Some people just don’t get it and they have my every sympathy.
Danny Care is clearly the most eye-catching scrum half that England have at their disposal and it is only when Ben Youngs is injured that Eddie Jones finally promotes Care into his side.
It was the game against Australia last November that really pressed the question. Why doesn’t he start? He came on with just 11 minutes left on the clock and, in that miniscule amount of time, turned in one of the all-time great super-sub performances.
With some really clever footwork, he created two tries, one for Jonny May and one for Jonathan Joseph, and then, to cap it all, he was rewarded with a run-in for a try of his own. He has speed, guile, a brilliant eye for the gap. And he is great to watch.
So the question came through louder than ever: why doesn’t he start?
To be fair, Youngs, the man who has kept him out of the team is no slouch. He can make a few electrifying runs of his own. He likes to use the dummy. But he is not quite the eye-catching presence that you see from Care. Yet, of the 22 games under Eddie Jones that they have both played in, Youngs has started 18 times and Care just four.
However, now is Care’s chance. The rest of the NatWest Six Nations Championship is the massive opportunity that Care has been looking for. Youngs’ injury last weekend against Italy will keep him on the sidelines for four months. So now is Care’s time. At least so it would seem.
Care’s problem is that he is so good
To understand why Care has been on the subs’ bench for most of Jones’ time at the helm, we have to appreciate Jones’ philosophy and the fact that he has such strength in depth that he is in a position to employ it.
It is not as if Jones has a pecking order of his best scrum halves, all in order, so that if one gets injured, the others get promoted one spot up the list. It is not like that at all. By almost always starting with Youngs, Jones is not making a straightforward statement: Youngs is better than Care. Not at all.
Jones’ philosophy is more about different types of players for different parts of the game.
Traditionally, we have come to regard the players on the subs’ bench as the ones who aren’t quite as good as the starting XV. Jones, however, always describes the bench players as the “finishers” while the starting XV are the “starters”.
Jones starts with Youngs not because he is better, but because he likes the structure that Youngs can give the side, especially with his box-kicking. He is a much better box-kicker than Care.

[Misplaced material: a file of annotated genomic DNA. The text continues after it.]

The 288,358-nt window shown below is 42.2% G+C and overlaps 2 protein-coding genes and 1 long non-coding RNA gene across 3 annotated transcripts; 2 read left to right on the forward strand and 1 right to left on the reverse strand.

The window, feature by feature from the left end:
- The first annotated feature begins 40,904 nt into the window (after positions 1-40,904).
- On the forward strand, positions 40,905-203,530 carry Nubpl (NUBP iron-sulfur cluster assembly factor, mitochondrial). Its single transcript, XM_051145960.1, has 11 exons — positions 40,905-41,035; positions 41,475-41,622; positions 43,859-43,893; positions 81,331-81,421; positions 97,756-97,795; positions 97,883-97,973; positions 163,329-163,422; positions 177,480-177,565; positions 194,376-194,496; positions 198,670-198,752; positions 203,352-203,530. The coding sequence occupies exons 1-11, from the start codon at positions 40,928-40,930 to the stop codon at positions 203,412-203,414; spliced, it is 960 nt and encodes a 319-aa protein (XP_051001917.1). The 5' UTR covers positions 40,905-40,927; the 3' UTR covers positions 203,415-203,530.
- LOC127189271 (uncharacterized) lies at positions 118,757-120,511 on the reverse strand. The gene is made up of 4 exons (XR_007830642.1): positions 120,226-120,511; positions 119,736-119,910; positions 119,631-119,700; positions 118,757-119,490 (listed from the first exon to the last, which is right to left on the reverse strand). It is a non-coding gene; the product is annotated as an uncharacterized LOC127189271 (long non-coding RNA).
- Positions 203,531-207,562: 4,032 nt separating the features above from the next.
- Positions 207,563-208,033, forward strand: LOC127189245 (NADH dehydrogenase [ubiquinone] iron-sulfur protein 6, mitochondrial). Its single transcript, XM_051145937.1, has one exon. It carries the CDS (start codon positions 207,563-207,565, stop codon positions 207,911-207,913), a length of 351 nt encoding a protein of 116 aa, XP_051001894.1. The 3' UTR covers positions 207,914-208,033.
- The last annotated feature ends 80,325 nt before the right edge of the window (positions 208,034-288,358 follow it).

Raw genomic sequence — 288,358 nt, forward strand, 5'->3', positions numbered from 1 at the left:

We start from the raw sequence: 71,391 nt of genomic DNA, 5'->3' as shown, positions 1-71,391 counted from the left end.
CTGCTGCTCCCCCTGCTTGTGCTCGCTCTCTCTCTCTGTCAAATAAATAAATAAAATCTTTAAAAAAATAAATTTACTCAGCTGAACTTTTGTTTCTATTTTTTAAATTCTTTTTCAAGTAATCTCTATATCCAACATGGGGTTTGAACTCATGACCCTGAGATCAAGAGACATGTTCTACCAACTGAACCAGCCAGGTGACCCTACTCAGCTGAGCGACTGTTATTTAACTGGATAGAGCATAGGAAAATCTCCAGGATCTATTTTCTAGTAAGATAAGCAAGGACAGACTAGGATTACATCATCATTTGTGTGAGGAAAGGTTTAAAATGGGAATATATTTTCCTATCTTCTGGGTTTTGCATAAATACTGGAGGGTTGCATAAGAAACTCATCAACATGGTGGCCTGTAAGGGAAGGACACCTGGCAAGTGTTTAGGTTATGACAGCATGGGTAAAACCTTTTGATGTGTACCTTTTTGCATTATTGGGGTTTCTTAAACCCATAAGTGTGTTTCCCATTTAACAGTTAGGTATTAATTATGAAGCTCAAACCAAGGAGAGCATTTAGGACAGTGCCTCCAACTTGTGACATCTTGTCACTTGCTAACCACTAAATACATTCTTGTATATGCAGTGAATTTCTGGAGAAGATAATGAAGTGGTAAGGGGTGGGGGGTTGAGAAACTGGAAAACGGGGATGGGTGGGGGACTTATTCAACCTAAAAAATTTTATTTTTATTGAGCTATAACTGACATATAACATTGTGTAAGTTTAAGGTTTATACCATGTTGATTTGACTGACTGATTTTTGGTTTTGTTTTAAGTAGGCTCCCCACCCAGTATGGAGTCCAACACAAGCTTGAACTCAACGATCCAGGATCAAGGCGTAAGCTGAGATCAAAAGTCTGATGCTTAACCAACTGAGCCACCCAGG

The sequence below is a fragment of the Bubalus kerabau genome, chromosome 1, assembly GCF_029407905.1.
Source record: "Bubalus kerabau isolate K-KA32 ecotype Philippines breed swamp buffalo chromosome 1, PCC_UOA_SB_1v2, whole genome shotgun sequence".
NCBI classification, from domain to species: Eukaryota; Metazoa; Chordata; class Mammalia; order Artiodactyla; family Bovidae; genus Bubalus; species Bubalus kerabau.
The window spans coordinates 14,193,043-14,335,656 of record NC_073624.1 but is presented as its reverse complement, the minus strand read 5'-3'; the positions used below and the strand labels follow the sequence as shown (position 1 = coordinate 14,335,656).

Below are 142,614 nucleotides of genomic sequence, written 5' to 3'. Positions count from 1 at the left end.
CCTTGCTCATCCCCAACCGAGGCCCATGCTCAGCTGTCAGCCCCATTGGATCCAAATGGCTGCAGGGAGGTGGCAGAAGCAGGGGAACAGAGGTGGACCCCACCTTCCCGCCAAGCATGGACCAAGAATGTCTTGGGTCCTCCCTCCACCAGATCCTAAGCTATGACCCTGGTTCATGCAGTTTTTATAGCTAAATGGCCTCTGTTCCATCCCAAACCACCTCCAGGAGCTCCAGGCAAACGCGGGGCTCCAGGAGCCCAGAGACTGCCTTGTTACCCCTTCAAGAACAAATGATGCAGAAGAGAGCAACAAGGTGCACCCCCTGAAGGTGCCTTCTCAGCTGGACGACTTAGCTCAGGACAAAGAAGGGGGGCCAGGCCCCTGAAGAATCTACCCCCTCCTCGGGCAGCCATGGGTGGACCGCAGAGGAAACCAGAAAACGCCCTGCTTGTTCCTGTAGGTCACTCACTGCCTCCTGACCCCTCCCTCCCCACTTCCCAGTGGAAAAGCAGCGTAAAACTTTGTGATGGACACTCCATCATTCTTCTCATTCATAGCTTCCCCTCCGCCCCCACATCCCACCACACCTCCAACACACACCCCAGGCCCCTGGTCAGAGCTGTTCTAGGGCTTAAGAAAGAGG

The theory, then, is that, towards the end of a game when teams are tiring, Jones can bring on Care – all speed and trickery – and he can cut them to pieces. The Australia game is the case in point.
Most other teams won’t select this way. Most teams just go with “best” to start. This is, in part, because it helps build combinations. But it is also, perhaps, because they haven’t the privilege of the strength in depth to play this way.
Care, therefore, has had to resign himself to playing the bench role. On Saturday, he will overtake Matt Dawson as the most-capped England scrum half of all time. Of his 77 caps to date, though, 43 have been as a sub.
Can Care keep the starting spot?
In one respect, you feel for Care. You can see examples of the modern scrum half – fast, snipers, excellent at making the half-break – all around this Six Nations. Gareth Davies, the Wales no9 Care will start against on Saturday, is your prime example.
In the England set-up, players are conditioned to accept that being a finisher is no worse than a starter. However, no matter how hard you try to make this the culture, amongst highly competitive men, you won’t find a single one of those finishers not harbouring ambitions to step into the starting line-up. It is just written into their DNA. Care is no different.
So I am watching the next few weeks, and Care’s performance at no9, with great interest. There is clearly an argument to be made for starting him – even when Youngs is available. But Care needs to ram that home, he needs to make the argument unanswerable.
In the shorter term, though, I wonder if Jones’ policy of picking certain types of players to play at specific points of the game will prevail.
The replacement for Youngs is Richard Wigglesworth, the Saracens scrum half. Wigglesworth is not a sniper, he is probably the best box-kicker in England and he plays at a club where he is expected to manage the game, play to the gameplan. He is not expected to be a solo artist.
In other words, Wigglesworth is not anyone’s idea of a “finisher”. He is selected as a finisher this weekend, though, because, primarily, he has only just come into the squad. He needs to learn and adapt.
However, once he has a game or two and a few more weeks’ training under his belt, once he knows the team and the game a bit better, then Jones will have another interesting decision to make. At that point, Jones could revert to a starter type and a finisher type, Wigglesworth could start and Care would be back on the bench with his speed and guile, again, held back until the end of the games.
That is the subtext to Saturday: is the finisher so good he should be a starter. Should England’s most-capped scrum half be finally, permanently released from the bench?